Sunday, 4 November 2012

Sex, Lies, and Videotape (1989)

Sex, Lies, and Videotape (Steven Soderbergh, 1989) is one of those earworm film titles that lodges in your head the very first time you hear it, whether you've seen the movie or not. The string of three apparently random nouns has been endlessly parodied, often by sources that have no business acknowledging the film's existence (I'm looking at you, Goof Troop). What makes this title so compelling? Is it the sex? Is it the lies? Is it, god forbid, the videotape? I don't know. All I know is that if a movie features a twentysomething James Spader and has "sex" right there in the title, I'm checking it out.

I like this screenshot because it looks like an excerpt from an infomercial for a new, improved vacuum cleaner.
The plot of Sex, Lies, and Videotape is celluloid-thin. Married couple Ann (Andie MacDowell) and John (Peter Gallagher) are the proud owners of a dead bedroom when John's school buddy Graham (James Spader) comes to town. Ann and Graham become increasingly intimate confidants; John doesn't notice because he's too busy banging Ann's sister Cynthia (Laura San Giacomo) behind Ann's back. Graham soon confides to Ann that he's not only impotent, but that he gets his ya-yas out by filming women's sexual confessions. Before you can say "holy indie blockbuster, Batman!" Ann and Cynthia have both made tapes for Graham, inspiring both the voyeur and his subjects to reclaim their sexual agency. It's a happy ending for everyone but John, but you can't make an omelet without breaking eggs and he's a lawyer anyway.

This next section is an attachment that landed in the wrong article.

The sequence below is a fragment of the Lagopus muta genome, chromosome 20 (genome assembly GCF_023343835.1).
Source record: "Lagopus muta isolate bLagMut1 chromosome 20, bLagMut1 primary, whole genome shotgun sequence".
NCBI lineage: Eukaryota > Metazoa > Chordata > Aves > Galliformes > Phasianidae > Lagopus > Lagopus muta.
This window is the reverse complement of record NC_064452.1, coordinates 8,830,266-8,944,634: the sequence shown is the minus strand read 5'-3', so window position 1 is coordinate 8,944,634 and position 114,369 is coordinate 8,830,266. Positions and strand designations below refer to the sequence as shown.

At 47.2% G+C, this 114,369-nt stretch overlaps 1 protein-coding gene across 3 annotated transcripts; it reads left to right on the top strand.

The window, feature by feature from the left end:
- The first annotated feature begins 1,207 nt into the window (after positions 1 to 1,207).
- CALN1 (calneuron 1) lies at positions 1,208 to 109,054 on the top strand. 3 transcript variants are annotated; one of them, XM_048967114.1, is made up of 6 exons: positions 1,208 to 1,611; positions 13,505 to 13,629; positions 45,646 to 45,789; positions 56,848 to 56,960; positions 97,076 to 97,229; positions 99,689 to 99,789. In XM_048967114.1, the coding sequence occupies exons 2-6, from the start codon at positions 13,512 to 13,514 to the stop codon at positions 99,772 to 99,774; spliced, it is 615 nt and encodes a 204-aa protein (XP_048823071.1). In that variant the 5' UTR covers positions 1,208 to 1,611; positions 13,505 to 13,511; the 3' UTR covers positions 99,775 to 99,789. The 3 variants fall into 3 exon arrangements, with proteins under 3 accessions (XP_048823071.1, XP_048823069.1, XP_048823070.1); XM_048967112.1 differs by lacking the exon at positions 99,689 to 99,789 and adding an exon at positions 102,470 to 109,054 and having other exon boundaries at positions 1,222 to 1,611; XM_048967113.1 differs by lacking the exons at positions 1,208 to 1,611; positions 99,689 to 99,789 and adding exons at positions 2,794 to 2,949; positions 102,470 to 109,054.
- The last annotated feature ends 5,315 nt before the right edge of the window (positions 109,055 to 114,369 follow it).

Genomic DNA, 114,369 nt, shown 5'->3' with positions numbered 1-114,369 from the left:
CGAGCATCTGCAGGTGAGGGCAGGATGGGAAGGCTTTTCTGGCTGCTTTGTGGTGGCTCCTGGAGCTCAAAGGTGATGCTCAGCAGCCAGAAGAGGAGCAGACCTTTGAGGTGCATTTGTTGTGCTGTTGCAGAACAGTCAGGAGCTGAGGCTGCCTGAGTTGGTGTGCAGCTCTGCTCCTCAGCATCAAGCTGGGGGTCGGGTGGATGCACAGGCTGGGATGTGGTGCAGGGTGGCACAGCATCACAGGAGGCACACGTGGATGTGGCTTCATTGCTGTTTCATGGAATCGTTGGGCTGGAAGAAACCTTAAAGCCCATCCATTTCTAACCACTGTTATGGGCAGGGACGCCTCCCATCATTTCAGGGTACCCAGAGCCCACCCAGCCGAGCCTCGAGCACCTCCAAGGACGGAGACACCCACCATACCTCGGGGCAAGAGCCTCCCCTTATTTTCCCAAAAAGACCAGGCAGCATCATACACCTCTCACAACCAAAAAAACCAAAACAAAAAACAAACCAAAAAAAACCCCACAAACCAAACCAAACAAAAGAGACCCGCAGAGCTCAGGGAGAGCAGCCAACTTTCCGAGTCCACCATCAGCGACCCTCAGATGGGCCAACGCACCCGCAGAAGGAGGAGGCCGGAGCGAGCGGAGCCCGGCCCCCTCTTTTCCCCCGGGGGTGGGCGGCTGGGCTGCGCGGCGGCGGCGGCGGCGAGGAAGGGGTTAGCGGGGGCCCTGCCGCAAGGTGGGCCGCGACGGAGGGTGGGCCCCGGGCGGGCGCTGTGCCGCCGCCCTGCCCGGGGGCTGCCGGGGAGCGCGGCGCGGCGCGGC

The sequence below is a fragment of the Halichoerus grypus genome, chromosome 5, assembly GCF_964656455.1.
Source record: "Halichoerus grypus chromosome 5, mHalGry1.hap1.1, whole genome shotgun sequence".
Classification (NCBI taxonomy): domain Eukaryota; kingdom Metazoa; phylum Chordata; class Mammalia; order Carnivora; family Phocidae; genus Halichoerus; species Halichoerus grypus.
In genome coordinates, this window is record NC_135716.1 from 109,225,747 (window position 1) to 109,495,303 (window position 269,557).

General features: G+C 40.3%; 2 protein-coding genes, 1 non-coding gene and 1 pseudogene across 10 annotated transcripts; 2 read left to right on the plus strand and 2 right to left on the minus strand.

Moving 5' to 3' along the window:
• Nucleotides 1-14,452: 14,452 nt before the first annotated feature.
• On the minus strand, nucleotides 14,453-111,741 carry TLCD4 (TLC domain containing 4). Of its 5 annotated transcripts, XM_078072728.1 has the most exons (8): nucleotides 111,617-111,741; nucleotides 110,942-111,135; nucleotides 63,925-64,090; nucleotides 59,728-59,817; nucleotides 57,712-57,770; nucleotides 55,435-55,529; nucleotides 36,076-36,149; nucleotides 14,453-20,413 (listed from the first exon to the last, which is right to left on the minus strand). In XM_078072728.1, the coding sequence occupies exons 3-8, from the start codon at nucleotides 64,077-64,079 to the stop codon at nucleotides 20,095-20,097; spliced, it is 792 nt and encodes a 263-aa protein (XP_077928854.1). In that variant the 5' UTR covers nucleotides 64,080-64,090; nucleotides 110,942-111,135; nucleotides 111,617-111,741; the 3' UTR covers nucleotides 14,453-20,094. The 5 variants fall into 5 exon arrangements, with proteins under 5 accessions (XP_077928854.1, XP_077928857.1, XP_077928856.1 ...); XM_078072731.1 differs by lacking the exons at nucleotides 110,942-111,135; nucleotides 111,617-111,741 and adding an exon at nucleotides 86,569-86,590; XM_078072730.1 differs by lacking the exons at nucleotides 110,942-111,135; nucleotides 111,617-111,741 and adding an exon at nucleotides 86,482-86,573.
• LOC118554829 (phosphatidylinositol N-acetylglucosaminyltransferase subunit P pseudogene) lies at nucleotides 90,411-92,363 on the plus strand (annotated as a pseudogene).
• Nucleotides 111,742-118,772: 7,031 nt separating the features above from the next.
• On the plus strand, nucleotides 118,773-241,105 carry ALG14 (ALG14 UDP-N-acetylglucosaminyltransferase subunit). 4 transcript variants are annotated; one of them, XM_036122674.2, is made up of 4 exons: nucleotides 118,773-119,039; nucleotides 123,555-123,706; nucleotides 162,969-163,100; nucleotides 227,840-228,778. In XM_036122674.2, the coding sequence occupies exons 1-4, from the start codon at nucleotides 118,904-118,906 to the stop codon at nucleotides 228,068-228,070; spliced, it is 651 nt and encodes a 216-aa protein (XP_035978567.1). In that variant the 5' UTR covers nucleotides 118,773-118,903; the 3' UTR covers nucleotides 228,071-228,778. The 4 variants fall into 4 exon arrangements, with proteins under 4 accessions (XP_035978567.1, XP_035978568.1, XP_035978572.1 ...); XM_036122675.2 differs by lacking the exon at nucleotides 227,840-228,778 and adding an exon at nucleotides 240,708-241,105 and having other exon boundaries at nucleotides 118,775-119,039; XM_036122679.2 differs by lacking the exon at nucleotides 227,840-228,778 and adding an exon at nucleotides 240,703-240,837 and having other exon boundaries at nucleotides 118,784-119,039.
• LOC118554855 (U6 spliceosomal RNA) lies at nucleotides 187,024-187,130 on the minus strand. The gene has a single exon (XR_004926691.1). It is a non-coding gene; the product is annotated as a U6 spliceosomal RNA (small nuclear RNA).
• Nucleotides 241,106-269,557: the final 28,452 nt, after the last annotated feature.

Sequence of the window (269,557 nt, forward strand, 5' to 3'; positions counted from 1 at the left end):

Sex, Lies, and Videotape is genuinely about nothing but those three things, but it never stops being interesting, because it finds infinite new angles to examine its material from. Sex is simaltaneously John's affair with Cynthia, Ann's desire to finally experience an orgasm, and Graham's peeping-Tom tapes. "Lies" encompasses Cynthia's sisterly betrayal, John's infidelity, Graham's history as a complusive liar, Ann's feigned disgust at Graham's very "personal" video project. The videotape is both the tape-er and the tape-ees, and what happens when the tables are turned and Graham's camera is finally pointed his way.

Sex, Lies, and Videotape moves at a hypnotic crawl, but it becomes increasingly engrossing. Despite its self-consciously trashy-cute title, and despite its seedy subject matter, the film depicts its characters in a manner that is both respectful and truthful. There's not a false note in the performances or the directing. You may get impatient during the slower scenes, but it's worth it in the end. Oh, the sex. Oh, the lies. Oh, the videotape.

I think this was his Marlon Brando impression.
SCENE STEALER: Steven Brill provides some much-needed comic relief as a drunk in the joint Cynthia bartends, He has exactly three pickup lines and swaps them out, or occasionally mixes them up, as the situation requires. Looking at Brill's filomgraphy, he was also the dishwasher in Edward Scissorhands and the screenwriter for the Mighty Ducks movie. One might say that the early 90s were... Brill-iant.

Ba ha ha ha ha!

1 comment:

  1. Great film...brilliant performance by James Spader, and great performances by the rest of the cast!